When asked what motivated me to pursue a degree in Arts Management at the University of Massachusetts Amherst and an internship at Smithsonian Exhibits, my thoughts turn to my grandfather, Benedict J. Fernandez. A dyslexic Italian-Puerto Rican man from Harlem with no degree or a stable family to lean on while growing up, my grandfather became an icon of the arts and an inspiration to individuals around the globe, all because of his persistence. As one of New York City’s leading arts educators, photographers, and photojournalists throughout the 1960s, ’70s, and ’80s, he transformed the ways in which photography was appreciated, practiced, and taught.
As a young girl, I was intrigued by grandfather’s work and as a college student, I have grown more and more fascinated with preserving his legacy. Alongside balancing school, jobs, and friends, I soak up as much as I can from my grandfather and grandmother, Siiri Fernandez, archivist of my grandfather's photographs: listening and recording their stories and memories. I have spent countless hours looking through books, contact sheets, and boxes of prints, admiring the thousands of mainly black-and-white photographs that my grandfather created, including collections featured in the Smithsonian’s National Portrait Gallery and National Museum of African American History and Culture, among many other renowned museums. It is fascinating to hear my grandparents reminisce about the stories behind each photo and read the thousands of personal letters and documents that chronicle my grandfather’s remarkable career. It is these afternoons with my grandparents that have inspired the path I hope my career will follow.
When I was offered the opportunity to intern at Smithsonian Exhibits, I felt as if I were dreaming. Finally, this was my chance to follow in my grandfather’s footsteps and begin my own momentous career. As the largest museum, education, and research complex in the world, the Smithsonian is a wonderland for the arts, history, and science. It was the courses I took through the Arts Extension Service at UMass Amherst - Introduction to Arts Management, Arts Marketing, and Arts Fundraising - that prepared me for this internship opportunity. What I was not prepared for was how much this internship would teach me in such a short amount of time.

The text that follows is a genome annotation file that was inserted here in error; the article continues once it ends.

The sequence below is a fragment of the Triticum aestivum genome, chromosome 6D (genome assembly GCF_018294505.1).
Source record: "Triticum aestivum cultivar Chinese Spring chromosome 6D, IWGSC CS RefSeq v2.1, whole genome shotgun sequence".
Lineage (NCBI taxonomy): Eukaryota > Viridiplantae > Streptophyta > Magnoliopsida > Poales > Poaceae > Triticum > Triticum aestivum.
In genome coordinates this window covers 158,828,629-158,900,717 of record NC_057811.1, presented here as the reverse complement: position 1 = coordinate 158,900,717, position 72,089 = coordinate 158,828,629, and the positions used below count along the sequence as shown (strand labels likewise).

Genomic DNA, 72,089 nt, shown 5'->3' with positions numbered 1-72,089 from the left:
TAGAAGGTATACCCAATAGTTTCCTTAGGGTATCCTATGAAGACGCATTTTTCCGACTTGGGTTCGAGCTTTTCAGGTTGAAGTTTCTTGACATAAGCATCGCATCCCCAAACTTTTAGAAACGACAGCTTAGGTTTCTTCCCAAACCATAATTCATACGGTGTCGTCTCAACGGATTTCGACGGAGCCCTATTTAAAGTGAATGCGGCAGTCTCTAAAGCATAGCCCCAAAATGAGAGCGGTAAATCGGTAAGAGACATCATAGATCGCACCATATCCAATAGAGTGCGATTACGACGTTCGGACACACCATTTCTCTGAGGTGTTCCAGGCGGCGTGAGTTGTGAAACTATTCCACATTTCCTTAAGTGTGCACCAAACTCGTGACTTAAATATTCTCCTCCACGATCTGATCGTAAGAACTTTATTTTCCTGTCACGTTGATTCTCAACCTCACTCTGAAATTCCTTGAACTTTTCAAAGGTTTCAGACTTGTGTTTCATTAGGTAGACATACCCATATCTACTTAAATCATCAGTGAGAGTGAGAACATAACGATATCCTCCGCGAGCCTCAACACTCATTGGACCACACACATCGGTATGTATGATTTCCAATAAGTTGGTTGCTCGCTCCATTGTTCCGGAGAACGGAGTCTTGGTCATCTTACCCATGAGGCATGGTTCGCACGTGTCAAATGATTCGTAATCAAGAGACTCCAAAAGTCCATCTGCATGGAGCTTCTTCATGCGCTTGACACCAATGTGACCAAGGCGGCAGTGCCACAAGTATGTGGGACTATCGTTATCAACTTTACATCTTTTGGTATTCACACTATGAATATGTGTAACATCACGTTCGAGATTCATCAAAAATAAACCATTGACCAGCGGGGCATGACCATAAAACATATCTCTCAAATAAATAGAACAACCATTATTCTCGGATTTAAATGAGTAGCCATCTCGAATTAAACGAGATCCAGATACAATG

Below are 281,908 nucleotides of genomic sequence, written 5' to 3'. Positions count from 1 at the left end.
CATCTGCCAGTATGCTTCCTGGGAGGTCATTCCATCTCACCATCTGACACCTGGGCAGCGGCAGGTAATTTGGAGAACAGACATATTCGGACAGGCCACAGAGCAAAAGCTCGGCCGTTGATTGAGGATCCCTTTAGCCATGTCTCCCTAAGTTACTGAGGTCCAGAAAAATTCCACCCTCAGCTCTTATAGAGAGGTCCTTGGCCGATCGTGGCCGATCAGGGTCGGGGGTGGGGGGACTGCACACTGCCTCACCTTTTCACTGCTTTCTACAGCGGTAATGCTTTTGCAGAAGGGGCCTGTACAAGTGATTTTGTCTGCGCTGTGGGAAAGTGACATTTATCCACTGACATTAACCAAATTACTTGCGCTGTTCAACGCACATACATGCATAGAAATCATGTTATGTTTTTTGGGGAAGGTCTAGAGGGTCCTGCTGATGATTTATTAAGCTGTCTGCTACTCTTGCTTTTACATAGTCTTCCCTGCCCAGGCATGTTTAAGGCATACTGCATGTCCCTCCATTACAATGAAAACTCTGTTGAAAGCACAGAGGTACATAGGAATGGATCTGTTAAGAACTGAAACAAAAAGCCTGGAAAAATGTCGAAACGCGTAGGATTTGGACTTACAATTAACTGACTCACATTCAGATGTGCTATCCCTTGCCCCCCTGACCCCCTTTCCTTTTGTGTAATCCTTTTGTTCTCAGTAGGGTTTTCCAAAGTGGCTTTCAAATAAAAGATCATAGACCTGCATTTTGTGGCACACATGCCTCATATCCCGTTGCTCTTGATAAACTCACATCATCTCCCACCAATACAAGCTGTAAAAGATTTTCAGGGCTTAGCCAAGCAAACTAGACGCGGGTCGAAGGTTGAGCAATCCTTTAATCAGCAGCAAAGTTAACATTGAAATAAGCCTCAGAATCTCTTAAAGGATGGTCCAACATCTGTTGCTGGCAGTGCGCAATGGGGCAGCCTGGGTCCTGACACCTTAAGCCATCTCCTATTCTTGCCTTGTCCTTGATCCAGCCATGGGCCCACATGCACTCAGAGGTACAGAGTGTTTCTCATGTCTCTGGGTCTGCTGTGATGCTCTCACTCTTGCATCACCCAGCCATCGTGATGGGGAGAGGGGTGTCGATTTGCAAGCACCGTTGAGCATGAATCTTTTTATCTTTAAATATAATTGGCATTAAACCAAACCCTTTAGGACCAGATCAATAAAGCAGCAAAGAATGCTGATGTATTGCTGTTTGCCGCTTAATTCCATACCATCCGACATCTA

During my time with Smithsonian Exhibits under Director Susan Ades, I have gained a greater understanding of the operations that go into exhibition design at museums, galleries, and other cultural spaces. Working with talented model makers, fabricators, project managers, and editors I was able to see and document the processes of the Alexander Hamilton exhibit at the National Postal Museum, Outbreak at the American Museum of Natural History, and other projects for the Hillwood Museum and Gardens and the National Zoological Park. I have learned about curatorial work and the thought processes that go into presenting exhibitions to the public, both in person and online. I have learned about the behind-the-scenes work that goes into creating new exhibits. I have a better understanding of how project management, design, and fabrication processes play out. Armed with this knowledge, I will head back to Massachusetts with new expertise that will help me to fulfill both my academic and career goals. I am so incredibly thankful to have had the chance to intern with Smithsonian Exhibits and the Smithsonian Institution this summer.
I owe much of my inquisitiveness during my Smithsonian internship to my grandparents, all that I have learned through the Arts Extension Service, and my other UMass courses. As I enter the next chapter of my life, it is clear to me that educating others, igniting imagination, and inspiring creativity is the path I must follow to keep my grandfather’s iconic work and legacy alive.